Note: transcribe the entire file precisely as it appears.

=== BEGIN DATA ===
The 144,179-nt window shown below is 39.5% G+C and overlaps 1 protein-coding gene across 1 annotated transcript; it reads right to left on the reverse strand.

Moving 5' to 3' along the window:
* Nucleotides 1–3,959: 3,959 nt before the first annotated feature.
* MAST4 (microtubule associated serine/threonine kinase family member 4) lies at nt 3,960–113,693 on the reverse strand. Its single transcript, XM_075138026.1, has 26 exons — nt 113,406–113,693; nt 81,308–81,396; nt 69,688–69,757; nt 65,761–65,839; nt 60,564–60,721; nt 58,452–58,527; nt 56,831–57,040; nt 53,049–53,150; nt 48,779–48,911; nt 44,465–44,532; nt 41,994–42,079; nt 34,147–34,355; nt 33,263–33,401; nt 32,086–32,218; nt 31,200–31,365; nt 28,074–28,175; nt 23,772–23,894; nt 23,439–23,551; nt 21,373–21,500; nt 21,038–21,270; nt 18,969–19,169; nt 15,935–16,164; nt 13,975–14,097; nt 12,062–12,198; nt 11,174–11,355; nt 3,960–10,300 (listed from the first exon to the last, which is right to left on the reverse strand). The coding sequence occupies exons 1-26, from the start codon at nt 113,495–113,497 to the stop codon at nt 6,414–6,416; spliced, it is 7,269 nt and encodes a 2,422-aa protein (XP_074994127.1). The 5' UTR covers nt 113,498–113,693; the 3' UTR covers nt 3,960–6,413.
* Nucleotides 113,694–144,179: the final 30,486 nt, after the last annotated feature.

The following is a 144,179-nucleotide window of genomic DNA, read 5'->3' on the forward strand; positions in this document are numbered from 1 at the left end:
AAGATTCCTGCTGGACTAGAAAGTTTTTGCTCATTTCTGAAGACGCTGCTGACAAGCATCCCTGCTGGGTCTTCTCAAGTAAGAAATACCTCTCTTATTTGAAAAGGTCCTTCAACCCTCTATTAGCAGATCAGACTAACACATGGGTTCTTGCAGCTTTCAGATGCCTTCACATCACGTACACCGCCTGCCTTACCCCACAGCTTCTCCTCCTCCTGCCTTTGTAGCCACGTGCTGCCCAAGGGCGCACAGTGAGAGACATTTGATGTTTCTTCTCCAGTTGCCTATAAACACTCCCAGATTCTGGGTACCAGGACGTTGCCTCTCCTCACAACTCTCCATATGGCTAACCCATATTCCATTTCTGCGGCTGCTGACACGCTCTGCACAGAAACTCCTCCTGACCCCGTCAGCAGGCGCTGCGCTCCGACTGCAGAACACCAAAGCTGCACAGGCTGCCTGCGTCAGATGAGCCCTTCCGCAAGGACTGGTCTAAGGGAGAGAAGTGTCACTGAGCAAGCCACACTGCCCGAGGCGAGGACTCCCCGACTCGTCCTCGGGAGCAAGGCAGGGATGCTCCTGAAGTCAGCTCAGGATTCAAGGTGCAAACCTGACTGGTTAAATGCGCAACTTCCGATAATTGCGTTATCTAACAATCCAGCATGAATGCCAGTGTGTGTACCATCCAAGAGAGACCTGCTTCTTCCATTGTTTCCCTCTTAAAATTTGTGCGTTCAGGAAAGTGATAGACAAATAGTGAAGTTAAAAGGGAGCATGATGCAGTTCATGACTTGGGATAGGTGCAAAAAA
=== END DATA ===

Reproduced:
The 144,179-nt window shown below is 39.5% G+C and overlaps 1 protein-coding gene across 1 annotated transcript; it reads right to left on the reverse strand.

Moving 5' to 3' along the window:
* Nucleotides 1–3,959: 3,959 nt before the first annotated feature.
* MAST4 (microtubule associated serine/threonine kinase family member 4) lies at nt 3,960–113,693 on the reverse strand. Its single transcript, XM_075138026.1, has 26 exons — nt 113,406–113,693; nt 81,308–81,396; nt 69,688–69,757; nt 65,761–65,839; nt 60,564–60,721; nt 58,452–58,527; nt 56,831–57,040; nt 53,049–53,150; nt 48,779–48,911; nt 44,465–44,532; nt 41,994–42,079; nt 34,147–34,355; nt 33,263–33,401; nt 32,086–32,218; nt 31,200–31,365; nt 28,074–28,175; nt 23,772–23,894; nt 23,439–23,551; nt 21,373–21,500; nt 21,038–21,270; nt 18,969–19,169; nt 15,935–16,164; nt 13,975–14,097; nt 12,062–12,198; nt 11,174–11,355; nt 3,960–10,300 (listed from the first exon to the last, which is right to left on the reverse strand). The coding sequence occupies exons 1-26, from the start codon at nt 113,495–113,497 to the stop codon at nt 6,414–6,416; spliced, it is 7,269 nt and encodes a 2,422-aa protein (XP_074994127.1). The 5' UTR covers nt 113,498–113,693; the 3' UTR covers nt 3,960–6,413.
* Nucleotides 113,694–144,179: the final 30,486 nt, after the last annotated feature.

The following is a 144,179-nucleotide window of genomic DNA, read 5'->3' on the forward strand; positions in this document are numbered from 1 at the left end:
AAGATTCCTGCTGGACTAGAAAGTTTTTGCTCATTTCTGAAGACGCTGCTGACAAGCATCCCTGCTGGGTCTTCTCAAGTAAGAAATACCTCTCTTATTTGAAAAGGTCCTTCAACCCTCTATTAGCAGATCAGACTAACACATGGGTTCTTGCAGCTTTCAGATGCCTTCACATCACGTACACCGCCTGCCTTACCCCACAGCTTCTCCTCCTCCTGCCTTTGTAGCCACGTGCTGCCCAAGGGCGCACAGTGAGAGACATTTGATGTTTCTTCTCCAGTTGCCTATAAACACTCCCAGATTCTGGGTACCAGGACGTTGCCTCTCCTCACAACTCTCCATATGGCTAACCCATATTCCATTTCTGCGGCTGCTGACACGCTCTGCACAGAAACTCCTCCTGACCCCGTCAGCAGGCGCTGCGCTCCGACTGCAGAACACCAAAGCTGCACAGGCTGCCTGCGTCAGATGAGCCCTTCCGCAAGGACTGGTCTAAGGGAGAGAAGTGTCACTGAGCAAGCCACACTGCCCGAGGCGAGGACTCCCCGACTCGTCCTCGGGAGCAAGGCAGGGATGCTCCTGAAGTCAGCTCAGGATTCAAGGTGCAAACCTGACTGGTTAAATGCGCAACTTCCGATAATTGCGTTATCTAACAATCCAGCATGAATGCCAGTGTGTGTACCATCCAAGAGAGACCTGCTTCTTCCATTGTTTCCCTCTTAAAATTTGTGCGTTCAGGAAAGTGATAGACAAATAGTGAAGTTAAAAGGGAGCATGATGCAGTTCATGACTTGGGATAGGTGCAAAAAA